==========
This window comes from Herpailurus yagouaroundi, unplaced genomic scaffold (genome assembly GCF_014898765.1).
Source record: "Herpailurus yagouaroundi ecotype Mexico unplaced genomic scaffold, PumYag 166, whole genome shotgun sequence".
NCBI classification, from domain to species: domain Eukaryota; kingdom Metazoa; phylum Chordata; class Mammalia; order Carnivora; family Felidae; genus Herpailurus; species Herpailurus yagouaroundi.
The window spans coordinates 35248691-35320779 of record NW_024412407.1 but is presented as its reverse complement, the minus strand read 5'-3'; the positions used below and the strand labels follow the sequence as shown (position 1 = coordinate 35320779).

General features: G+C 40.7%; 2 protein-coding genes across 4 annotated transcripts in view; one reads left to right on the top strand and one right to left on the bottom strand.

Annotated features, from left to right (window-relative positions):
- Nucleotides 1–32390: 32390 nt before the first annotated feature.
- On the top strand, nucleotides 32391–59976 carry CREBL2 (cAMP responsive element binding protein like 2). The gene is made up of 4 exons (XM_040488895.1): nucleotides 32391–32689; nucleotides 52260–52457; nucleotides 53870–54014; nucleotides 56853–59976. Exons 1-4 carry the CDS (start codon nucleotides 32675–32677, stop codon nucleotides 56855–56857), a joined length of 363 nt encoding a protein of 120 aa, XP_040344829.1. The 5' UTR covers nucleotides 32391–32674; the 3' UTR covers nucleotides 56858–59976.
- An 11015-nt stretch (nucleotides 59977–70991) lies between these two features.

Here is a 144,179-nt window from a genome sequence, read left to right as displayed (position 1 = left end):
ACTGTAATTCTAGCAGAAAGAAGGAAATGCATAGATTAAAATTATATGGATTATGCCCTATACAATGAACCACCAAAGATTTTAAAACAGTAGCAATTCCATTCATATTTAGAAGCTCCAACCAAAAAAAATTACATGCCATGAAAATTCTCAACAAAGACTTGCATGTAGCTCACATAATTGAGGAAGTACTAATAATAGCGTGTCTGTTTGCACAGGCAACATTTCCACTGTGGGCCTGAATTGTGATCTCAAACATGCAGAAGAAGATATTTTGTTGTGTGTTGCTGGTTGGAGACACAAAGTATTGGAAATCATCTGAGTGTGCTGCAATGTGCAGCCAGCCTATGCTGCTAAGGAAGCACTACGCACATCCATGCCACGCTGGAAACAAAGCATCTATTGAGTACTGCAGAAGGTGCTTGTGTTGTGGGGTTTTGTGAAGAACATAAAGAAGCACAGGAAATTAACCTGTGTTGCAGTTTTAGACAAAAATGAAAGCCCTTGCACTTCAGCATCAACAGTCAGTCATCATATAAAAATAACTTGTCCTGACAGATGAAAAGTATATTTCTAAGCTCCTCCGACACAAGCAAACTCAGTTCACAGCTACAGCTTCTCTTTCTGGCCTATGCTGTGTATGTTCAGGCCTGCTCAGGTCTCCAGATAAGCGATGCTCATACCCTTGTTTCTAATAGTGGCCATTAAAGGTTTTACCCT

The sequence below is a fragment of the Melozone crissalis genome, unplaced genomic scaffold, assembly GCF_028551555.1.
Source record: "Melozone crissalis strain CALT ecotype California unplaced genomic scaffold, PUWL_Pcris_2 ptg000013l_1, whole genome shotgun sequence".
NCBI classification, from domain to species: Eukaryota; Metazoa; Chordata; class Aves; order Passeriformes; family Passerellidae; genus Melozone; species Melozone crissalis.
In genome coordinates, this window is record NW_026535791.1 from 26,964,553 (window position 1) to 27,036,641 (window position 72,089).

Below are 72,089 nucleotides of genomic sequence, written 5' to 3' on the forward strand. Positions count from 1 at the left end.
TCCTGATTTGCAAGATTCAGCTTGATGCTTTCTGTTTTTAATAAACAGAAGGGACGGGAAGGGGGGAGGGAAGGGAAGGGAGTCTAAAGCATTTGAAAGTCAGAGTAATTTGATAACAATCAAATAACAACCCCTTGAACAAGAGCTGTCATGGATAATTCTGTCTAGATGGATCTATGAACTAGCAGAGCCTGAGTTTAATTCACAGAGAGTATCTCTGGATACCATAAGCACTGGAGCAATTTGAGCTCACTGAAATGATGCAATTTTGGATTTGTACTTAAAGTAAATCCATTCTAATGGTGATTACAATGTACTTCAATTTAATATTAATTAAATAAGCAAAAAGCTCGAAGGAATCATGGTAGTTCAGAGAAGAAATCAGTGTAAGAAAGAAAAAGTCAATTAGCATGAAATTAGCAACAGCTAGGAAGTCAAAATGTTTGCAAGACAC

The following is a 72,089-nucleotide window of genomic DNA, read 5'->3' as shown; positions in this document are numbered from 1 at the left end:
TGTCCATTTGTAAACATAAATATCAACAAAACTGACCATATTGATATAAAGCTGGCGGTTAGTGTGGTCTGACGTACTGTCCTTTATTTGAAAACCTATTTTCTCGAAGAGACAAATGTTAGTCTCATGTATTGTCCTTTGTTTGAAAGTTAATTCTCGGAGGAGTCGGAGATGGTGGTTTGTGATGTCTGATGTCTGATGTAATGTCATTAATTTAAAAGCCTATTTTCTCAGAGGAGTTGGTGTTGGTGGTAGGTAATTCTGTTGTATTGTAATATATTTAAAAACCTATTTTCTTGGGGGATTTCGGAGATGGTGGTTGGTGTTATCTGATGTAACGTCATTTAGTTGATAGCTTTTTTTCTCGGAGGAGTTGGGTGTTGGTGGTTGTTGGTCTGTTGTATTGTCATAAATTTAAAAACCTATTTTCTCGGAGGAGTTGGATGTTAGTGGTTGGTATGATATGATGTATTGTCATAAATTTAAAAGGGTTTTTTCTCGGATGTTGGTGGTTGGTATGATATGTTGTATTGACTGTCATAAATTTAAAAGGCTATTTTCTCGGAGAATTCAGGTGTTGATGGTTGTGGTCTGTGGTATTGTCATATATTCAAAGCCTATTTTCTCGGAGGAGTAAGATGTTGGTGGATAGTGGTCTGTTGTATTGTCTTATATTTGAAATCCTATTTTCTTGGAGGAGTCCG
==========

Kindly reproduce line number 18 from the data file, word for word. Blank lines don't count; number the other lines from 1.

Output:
The following is a 72,089-nucleotide window of genomic DNA, read 5'->3' as shown; positions in this document are numbered from 1 at the left end: